Mantel shop kayla brock 1 kzqmge

Mantel

Image: Kayla Brock

Mantel, a locally sourced handmade lifestyle boutique in North Portland's historic Kenton district, launched a new website earlier this October to meet demand from faraway customers.

“We have a following that’s really starting overseas in South Korea and Japan,” says owner Karen McClelland. I’m seeing interest not just from this neighborhood, not just from Portland, and not just from Oregon, but internationally.”

McClelland traces at least some of the online interest to a specific customer. Not long ago, she says, “someone from South Korea bought me out of mugs, packed them in a suitcase, and took them to South Korea to start a brand-new coffee shop over there.” From there, she says, “It just grew.”

The new website means McClelland's hyperlocal inventory is just a few clicks away for her global fan base. McClellan opened the Kenton boutique in September 2016 to showcase Northwest artists, curating collections of hand-painted ceramics from the woman-owned shop the Granite, along with hand-stitched quilts from Saint Helen, sculpted mugs from Wolf Ceramics, and goods from Kenton leatherworker Woolly.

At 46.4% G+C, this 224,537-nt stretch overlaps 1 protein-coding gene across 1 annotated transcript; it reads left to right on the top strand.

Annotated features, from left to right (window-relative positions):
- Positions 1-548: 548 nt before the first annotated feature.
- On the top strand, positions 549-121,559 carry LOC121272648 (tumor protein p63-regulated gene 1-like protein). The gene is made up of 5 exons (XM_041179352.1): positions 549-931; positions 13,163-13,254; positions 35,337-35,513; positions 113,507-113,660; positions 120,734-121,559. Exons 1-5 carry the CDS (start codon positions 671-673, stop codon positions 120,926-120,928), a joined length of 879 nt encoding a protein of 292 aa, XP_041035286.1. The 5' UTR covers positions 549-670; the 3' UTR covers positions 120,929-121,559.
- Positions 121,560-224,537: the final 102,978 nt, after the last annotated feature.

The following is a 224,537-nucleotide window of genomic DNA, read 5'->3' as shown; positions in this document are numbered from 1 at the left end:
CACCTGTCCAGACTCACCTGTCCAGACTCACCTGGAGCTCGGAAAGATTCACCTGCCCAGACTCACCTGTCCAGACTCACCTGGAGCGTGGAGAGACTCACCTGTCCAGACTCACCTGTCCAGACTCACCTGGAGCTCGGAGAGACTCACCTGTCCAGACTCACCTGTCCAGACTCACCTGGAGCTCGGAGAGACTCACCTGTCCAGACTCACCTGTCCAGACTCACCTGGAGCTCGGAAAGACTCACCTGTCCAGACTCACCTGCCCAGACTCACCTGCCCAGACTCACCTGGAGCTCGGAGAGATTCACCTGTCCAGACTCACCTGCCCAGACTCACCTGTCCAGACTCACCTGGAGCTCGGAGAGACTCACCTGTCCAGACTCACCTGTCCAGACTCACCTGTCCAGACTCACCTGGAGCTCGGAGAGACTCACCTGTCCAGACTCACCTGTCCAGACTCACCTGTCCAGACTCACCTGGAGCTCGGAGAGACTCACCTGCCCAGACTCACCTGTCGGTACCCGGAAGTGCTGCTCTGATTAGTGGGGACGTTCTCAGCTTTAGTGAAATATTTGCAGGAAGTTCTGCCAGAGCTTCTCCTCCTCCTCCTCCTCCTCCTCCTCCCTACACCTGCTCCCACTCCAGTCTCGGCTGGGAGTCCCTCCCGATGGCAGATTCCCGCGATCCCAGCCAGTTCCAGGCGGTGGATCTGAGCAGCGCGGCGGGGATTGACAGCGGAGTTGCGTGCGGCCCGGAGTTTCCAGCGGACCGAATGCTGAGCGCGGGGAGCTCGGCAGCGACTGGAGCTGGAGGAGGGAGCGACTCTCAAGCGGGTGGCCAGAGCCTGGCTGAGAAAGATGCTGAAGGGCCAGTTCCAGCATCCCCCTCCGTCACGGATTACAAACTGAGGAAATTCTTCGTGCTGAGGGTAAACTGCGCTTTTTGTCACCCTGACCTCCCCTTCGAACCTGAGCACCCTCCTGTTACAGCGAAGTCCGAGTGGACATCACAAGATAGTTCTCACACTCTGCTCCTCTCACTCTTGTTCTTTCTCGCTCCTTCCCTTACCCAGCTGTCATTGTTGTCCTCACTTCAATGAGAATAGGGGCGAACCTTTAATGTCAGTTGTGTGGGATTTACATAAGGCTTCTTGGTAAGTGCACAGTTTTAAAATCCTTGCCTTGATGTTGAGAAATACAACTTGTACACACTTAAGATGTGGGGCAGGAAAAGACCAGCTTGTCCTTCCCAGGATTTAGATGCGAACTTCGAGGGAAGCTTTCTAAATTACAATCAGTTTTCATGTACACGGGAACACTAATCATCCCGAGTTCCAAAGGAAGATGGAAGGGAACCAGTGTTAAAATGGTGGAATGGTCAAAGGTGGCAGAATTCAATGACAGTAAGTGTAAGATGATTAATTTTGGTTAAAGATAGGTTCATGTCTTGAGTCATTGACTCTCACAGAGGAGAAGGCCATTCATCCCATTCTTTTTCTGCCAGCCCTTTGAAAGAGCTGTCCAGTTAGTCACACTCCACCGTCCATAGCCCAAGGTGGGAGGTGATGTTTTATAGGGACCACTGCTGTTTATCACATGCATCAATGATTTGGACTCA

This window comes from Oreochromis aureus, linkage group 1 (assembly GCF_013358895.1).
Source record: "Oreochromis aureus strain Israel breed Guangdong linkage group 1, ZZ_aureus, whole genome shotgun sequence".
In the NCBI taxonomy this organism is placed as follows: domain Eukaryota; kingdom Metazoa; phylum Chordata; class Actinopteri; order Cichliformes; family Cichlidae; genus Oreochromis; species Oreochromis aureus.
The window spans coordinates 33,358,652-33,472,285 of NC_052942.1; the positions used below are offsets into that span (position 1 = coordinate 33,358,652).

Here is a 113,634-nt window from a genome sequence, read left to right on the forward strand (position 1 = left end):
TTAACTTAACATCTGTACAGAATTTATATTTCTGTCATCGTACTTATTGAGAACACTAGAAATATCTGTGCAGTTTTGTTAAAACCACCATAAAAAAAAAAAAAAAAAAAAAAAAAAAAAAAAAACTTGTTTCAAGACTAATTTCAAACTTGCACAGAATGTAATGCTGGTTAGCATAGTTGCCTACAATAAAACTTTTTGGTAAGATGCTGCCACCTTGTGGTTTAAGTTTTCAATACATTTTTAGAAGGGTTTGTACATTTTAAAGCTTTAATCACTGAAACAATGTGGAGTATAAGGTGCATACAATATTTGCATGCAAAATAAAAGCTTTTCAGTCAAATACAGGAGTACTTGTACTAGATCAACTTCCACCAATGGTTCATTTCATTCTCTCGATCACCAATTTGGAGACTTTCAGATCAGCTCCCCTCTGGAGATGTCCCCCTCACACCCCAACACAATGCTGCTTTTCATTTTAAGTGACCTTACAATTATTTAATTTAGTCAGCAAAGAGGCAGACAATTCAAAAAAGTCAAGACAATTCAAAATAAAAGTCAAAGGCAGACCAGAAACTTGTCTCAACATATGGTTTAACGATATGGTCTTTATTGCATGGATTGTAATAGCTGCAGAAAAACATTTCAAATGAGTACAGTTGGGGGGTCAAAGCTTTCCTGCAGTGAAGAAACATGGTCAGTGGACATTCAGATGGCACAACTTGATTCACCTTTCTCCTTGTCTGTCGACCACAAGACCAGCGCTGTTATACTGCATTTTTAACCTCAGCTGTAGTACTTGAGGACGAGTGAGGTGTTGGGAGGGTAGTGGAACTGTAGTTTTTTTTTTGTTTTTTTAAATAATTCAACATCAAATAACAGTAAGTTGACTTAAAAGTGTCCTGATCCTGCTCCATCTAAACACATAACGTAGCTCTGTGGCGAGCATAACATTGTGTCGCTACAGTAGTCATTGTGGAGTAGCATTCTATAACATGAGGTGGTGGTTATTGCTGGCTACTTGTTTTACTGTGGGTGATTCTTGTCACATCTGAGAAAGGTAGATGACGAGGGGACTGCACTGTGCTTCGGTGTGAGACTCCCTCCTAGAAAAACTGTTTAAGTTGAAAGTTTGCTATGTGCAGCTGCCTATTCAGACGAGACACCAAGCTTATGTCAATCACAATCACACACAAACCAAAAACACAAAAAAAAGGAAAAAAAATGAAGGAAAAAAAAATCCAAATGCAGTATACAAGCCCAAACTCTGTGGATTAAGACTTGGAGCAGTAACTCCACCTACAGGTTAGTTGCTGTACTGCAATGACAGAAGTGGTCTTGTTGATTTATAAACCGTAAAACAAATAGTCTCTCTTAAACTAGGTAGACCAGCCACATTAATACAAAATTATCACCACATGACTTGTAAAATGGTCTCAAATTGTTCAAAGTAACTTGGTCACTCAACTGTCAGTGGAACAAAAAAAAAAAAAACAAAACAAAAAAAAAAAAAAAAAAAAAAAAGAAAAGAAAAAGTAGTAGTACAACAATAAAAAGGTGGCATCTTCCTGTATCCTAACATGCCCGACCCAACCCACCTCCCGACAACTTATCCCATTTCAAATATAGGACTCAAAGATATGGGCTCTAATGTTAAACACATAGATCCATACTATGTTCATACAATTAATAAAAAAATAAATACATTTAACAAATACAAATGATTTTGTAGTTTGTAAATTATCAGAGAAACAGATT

Of course, online customers miss out on visiting on McClellan's light-filled shop, located in a 111-year-old building on North Denver Street that was once boarded up, covered in graffiti and bullet holes. The shop owes its name to McClelland’s now-10-year-old son, who at the time was in the third grade, studying the earth’s layers.

“He was learning all these vocal words—radius, perimeter,” says McClelland. “I was like, those are amazing names. I googled them but they were all taken. So he said, 'How about Mantel?'”

Prior to opening Mantel, McClellan taught art drafting, ceramics, printmaking, and sculpting at Portland Public Schools. And though she no longer walks the school hallways, you might still see student art at Mantel, alongside works by established professionals; McClelland sees her shop as a stepping stone for these aspiring designers.

“Last year I had about five [student] artists,” she says. "I still have this connection of wanting to bring in makers and support starting artists.”

Show Comments